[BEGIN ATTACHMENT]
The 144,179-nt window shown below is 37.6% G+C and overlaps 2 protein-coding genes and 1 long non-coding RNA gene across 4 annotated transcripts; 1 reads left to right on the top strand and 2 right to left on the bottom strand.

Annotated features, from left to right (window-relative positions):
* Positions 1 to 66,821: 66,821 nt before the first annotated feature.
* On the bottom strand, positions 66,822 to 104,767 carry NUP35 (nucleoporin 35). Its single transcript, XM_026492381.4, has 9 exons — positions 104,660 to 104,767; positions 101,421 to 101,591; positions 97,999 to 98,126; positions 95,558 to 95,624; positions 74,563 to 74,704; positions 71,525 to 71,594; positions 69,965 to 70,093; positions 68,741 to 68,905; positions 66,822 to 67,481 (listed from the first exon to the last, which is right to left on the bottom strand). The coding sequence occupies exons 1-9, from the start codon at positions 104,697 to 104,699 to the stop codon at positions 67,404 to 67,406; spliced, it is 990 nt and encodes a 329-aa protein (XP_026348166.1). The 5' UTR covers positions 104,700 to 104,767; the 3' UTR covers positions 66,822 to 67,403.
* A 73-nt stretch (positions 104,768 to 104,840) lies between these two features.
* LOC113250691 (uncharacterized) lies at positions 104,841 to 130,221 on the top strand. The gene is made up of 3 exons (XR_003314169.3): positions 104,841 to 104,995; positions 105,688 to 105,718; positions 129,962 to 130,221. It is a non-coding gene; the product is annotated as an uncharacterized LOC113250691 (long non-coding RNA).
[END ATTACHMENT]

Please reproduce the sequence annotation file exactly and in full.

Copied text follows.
The 144,179-nt window shown below is 37.6% G+C and overlaps 2 protein-coding genes and 1 long non-coding RNA gene across 4 annotated transcripts; 1 reads left to right on the top strand and 2 right to left on the bottom strand.

Annotated features, from left to right (window-relative positions):
* Positions 1 to 66,821: 66,821 nt before the first annotated feature.
* On the bottom strand, positions 66,822 to 104,767 carry NUP35 (nucleoporin 35). Its single transcript, XM_026492381.4, has 9 exons — positions 104,660 to 104,767; positions 101,421 to 101,591; positions 97,999 to 98,126; positions 95,558 to 95,624; positions 74,563 to 74,704; positions 71,525 to 71,594; positions 69,965 to 70,093; positions 68,741 to 68,905; positions 66,822 to 67,481 (listed from the first exon to the last, which is right to left on the bottom strand). The coding sequence occupies exons 1-9, from the start codon at positions 104,697 to 104,699 to the stop codon at positions 67,404 to 67,406; spliced, it is 990 nt and encodes a 329-aa protein (XP_026348166.1). The 5' UTR covers positions 104,700 to 104,767; the 3' UTR covers positions 66,822 to 67,403.
* A 73-nt stretch (positions 104,768 to 104,840) lies between these two features.
* LOC113250691 (uncharacterized) lies at positions 104,841 to 130,221 on the top strand. The gene is made up of 3 exons (XR_003314169.3): positions 104,841 to 104,995; positions 105,688 to 105,718; positions 129,962 to 130,221. It is a non-coding gene; the product is annotated as an uncharacterized LOC113250691 (long non-coding RNA).